The marathon 10 hours of questioning was one of the biggest spectacles in Congress in recent memory, followed blow by blow on social media under the hashtags #ZuckerBowl and #ZuckUnderOath.
Channeling public anger over data privacy lapses — including most spectacularly the leak of personal information from 87 million Facebook users to a political consultant — lawmakers in both House and Senate raised the specter of regulations to bring online firms to heel.
The 33-year-old CEO conceded that some regulation of social media companies is “inevitable,” while offering a laundry list of reform pledges at Facebook and vowing to improve privacy and security.
But he stiffly defended Facebook’s business model — specifically the way it uses data and postings from the 2.2 billion users of its free platform — calling it necessary to attract ad revenue the $480 billion company depends on.
In the wake of the massive leak of user information to Cambridge Analytica, which worked for Donald Trump’s 2016 campaign, Zuckerberg reiterated that the company had shut down the pipeline that allowed data — including his own — to slip without consent into the hands of third parties.
A day earlier Zuckerberg took personal responsibility for the data breach.
Yet in his testimony to the House Energy and Commerce Committee, he was also steadfast in arguing that Facebook’s users themselves are choosing to make their data available, and that the company’s “opt-in” provisions offered them sufficient control.
“Every time that a person chooses to share something on Facebook, they’re proactively going to the service and choosing that they want to share a photo, write a message to someone.”
“Every time there is a control right there,” Zuckerberg said.
‘Real trust gap’
Zuckerberg faced tougher questions from House lawmakers over Facebook’s stance than during Tuesday’s five-hour session in the Senate, where his defense of data sharing was weakly challenged.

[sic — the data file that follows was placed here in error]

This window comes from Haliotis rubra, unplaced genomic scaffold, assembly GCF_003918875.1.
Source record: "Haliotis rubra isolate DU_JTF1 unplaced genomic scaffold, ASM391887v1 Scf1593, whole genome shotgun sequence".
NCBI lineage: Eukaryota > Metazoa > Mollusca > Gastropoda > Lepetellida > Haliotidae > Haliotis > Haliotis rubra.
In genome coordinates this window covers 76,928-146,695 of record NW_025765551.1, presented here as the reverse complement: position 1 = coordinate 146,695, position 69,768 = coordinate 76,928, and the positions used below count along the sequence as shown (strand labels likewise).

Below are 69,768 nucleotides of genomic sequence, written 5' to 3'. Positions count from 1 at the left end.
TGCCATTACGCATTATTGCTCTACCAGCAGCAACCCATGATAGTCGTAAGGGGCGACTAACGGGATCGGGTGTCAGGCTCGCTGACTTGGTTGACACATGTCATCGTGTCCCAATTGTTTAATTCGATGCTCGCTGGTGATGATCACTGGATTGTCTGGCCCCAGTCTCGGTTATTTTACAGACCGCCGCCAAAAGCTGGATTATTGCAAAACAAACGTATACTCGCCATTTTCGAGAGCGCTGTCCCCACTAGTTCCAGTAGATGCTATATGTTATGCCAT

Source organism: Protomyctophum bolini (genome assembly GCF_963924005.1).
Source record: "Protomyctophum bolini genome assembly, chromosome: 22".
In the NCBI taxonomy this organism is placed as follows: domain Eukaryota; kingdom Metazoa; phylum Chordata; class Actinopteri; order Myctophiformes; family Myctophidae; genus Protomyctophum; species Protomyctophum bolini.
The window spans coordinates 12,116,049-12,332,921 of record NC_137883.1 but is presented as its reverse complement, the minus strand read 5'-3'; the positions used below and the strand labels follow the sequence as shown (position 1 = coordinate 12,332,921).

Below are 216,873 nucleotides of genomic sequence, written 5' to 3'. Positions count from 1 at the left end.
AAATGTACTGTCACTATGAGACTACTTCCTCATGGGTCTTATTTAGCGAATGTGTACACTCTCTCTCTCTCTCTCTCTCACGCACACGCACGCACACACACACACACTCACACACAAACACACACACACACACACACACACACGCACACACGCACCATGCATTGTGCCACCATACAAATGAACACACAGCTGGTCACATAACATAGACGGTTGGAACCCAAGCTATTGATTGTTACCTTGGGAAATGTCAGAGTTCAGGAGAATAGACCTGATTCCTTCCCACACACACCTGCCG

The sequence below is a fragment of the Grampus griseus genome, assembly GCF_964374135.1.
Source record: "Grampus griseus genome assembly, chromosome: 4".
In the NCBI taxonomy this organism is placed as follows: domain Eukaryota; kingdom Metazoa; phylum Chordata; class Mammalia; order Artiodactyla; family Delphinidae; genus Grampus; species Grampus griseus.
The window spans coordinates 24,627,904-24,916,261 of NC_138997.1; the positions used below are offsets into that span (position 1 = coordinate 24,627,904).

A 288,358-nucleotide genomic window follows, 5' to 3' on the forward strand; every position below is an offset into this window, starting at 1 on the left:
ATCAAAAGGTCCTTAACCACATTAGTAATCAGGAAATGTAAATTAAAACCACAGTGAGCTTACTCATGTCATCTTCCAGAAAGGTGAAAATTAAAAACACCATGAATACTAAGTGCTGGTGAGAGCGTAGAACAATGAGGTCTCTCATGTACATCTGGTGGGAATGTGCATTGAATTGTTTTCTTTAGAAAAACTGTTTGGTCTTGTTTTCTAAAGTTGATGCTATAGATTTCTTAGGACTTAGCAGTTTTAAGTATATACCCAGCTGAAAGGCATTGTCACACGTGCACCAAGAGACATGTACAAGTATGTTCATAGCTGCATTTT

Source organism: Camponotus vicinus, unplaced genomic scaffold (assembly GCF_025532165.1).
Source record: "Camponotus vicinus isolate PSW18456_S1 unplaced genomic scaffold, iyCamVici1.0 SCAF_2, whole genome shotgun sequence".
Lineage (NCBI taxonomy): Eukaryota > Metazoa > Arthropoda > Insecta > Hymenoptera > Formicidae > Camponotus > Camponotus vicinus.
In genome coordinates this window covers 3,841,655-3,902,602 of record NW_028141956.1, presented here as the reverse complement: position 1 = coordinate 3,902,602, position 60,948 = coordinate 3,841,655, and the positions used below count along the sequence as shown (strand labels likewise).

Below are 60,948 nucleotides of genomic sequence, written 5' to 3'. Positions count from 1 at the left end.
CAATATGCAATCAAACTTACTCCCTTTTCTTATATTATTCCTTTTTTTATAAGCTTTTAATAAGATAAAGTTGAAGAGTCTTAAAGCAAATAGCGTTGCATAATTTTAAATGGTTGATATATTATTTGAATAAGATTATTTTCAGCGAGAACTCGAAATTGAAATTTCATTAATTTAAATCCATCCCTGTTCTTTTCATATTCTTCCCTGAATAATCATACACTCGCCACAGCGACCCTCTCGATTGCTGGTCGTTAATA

“It strikes me that there’s a real trust gap here. Why should we trust you?” asked Democratic Representative Mike Doyle.
“The only way we’re going to close this trust gap is through legislation that creates and empowers a sufficiently resourced expert oversight agency, with rulemaking authority to protect the digital privacy and ensure that companies protect our users’ data.”
A path forward
Some analysts said Zuckerberg’s appearance suggests a new path forward for social media under closer scrutiny.
“Zuckerberg’s testimony demonstrated that the company has matured over the last decade, in particular in his acknowledgement that Facebook is responsible for the content shared on its platform,” said University of Delaware communications professor Dannagal Young.
“Acknowledging responsibility for the content shared on the platform changes how Facebook ought to engage in gatekeeping and fact-checking, and how the government might go about regulating the industry.”
Syracuse University professor Jennifer Grygiel called the hearings “an important milestone.”
“This is a first step in the process of writing much needed regulation,” she said.
“It is clear from congressional testimony that self-regulation alone is not working and that regulatory oversight is needed in the United States in order to ensure safe social media.”
‘Glaring gaps’ in understanding
Noting that a European data protection standard due to come into effect on May 25 was more stringent than what was currently in place at Facebook, Zuckerberg suggested it could serve as a rough model for US rules in the future.
Facebook is implementing the General Data Protection Regulation (GDPR) standard for European users next month, and some of its rules will be extended to US and other users later, he confirmed.
“The GDPR requires us to do a few more things and we are going to extend that to the world,” he said.
By one measure, Zuckerberg succeeded in his Washington appearance. Facebook shares rose five percent on Tuesday and added another 0.78 percent Wednesday in what was seen as a sign of confidence in the company after steep losses in recent weeks.
“To me, he came across as very conciliatory, especially when he took full responsibility for the mistakes of his company,” said Jessica Vitak, head of the University of Maryland’s Privacy and Education Research Lab.
“This seems to be a relatively new approach for the company and I believe at least in part responding to critique of Facebook’s slow and somewhat tone-deaf response to prior breaches that have led to user outrage.”
Others noted however that lawmakers had demonstrated little knowledge of how Facebook works — potentially complicating any regulatory effort.
“Perhaps the most important revelation of Zuckerberg’s testimony are the glaring gaps in our lawmakers’ understanding of the internal logic and business model of Facebook,” Young said.
“No one is going to be able to sufficiently regulate’ Facebook until lawmakers are adequately educated about how it works.” —AFP